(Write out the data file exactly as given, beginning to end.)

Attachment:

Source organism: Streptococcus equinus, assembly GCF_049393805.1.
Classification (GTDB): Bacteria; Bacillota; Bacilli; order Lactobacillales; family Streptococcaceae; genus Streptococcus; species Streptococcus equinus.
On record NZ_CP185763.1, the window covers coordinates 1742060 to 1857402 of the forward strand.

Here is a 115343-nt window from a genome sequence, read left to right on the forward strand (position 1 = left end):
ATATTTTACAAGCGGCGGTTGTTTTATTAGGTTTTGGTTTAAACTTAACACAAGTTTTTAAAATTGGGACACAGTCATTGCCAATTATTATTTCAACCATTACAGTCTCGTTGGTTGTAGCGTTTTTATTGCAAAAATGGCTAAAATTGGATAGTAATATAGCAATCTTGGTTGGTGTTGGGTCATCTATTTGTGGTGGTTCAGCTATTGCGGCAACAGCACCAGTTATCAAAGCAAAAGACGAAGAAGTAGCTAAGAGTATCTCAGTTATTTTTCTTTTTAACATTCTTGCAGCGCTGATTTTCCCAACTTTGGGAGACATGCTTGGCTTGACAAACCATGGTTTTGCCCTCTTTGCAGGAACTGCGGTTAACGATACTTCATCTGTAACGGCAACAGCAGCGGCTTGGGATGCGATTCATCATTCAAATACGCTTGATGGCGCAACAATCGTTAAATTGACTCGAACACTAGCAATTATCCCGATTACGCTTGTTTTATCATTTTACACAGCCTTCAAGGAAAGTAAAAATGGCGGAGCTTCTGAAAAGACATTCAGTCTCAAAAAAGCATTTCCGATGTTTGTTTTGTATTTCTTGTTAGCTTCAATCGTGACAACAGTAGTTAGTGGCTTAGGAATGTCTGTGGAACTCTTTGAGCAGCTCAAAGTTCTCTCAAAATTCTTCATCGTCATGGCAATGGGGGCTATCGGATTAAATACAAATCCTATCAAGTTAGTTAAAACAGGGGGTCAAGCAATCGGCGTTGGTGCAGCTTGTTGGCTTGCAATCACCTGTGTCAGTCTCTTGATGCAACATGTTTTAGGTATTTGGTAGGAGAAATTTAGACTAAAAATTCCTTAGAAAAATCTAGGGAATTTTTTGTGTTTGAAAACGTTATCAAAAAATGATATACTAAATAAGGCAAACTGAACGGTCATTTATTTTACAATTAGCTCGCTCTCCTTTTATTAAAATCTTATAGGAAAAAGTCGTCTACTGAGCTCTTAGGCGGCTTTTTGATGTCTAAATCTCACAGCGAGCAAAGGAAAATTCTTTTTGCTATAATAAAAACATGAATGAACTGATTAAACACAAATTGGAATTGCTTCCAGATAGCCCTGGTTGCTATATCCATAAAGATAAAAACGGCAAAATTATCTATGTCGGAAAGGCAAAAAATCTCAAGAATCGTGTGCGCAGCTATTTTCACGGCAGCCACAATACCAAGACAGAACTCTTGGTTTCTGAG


Source organism: Streptococcus equinus, assembly GCF_049393805.1.
Classification (GTDB): Bacteria; Bacillota; Bacilli; order Lactobacillales; family Streptococcaceae; genus Streptococcus; species Streptococcus equinus.
On record NZ_CP185763.1, the window covers coordinates 1742060 to 1857402 of the forward strand.

Here is a 115343-nt window from a genome sequence, read left to right on the forward strand (position 1 = left end):
ATATTTTACAAGCGGCGGTTGTTTTATTAGGTTTTGGTTTAAACTTAACACAAGTTTTTAAAATTGGGACACAGTCATTGCCAATTATTATTTCAACCATTACAGTCTCGTTGGTTGTAGCGTTTTTATTGCAAAAATGGCTAAAATTGGATAGTAATATAGCAATCTTGGTTGGTGTTGGGTCATCTATTTGTGGTGGTTCAGCTATTGCGGCAACAGCACCAGTTATCAAAGCAAAAGACGAAGAAGTAGCTAAGAGTATCTCAGTTATTTTTCTTTTTAACATTCTTGCAGCGCTGATTTTCCCAACTTTGGGAGACATGCTTGGCTTGACAAACCATGGTTTTGCCCTCTTTGCAGGAACTGCGGTTAACGATACTTCATCTGTAACGGCAACAGCAGCGGCTTGGGATGCGATTCATCATTCAAATACGCTTGATGGCGCAACAATCGTTAAATTGACTCGAACACTAGCAATTATCCCGATTACGCTTGTTTTATCATTTTACACAGCCTTCAAGGAAAGTAAAAATGGCGGAGCTTCTGAAAAGACATTCAGTCTCAAAAAAGCATTTCCGATGTTTGTTTTGTATTTCTTGTTAGCTTCAATCGTGACAACAGTAGTTAGTGGCTTAGGAATGTCTGTGGAACTCTTTGAGCAGCTCAAAGTTCTCTCAAAATTCTTCATCGTCATGGCAATGGGGGCTATCGGATTAAATACAAATCCTATCAAGTTAGTTAAAACAGGGGGTCAAGCAATCGGCGTTGGTGCAGCTTGTTGGCTTGCAATCACCTGTGTCAGTCTCTTGATGCAACATGTTTTAGGTATTTGGTAGGAGAAATTTAGACTAAAAATTCCTTAGAAAAATCTAGGGAATTTTTTGTGTTTGAAAACGTTATCAAAAAATGATATACTAAATAAGGCAAACTGAACGGTCATTTATTTTACAATTAGCTCGCTCTCCTTTTATTAAAATCTTATAGGAAAAAGTCGTCTACTGAGCTCTTAGGCGGCTTTTTGATGTCTAAATCTCACAGCGAGCAAAGGAAAATTCTTTTTGCTATAATAAAAACATGAATGAACTGATTAAACACAAATTGGAATTGCTTCCAGATAGCCCTGGTTGCTATATCCATAAAGATAAAAACGGCAAAATTATCTATGTCGGAAAGGCAAAAAATCTCAAGAATCGTGTGCGCAGCTATTTTCACGGCAGCCACAATACCAAGACAGAACTCTTGGTTTCTGAG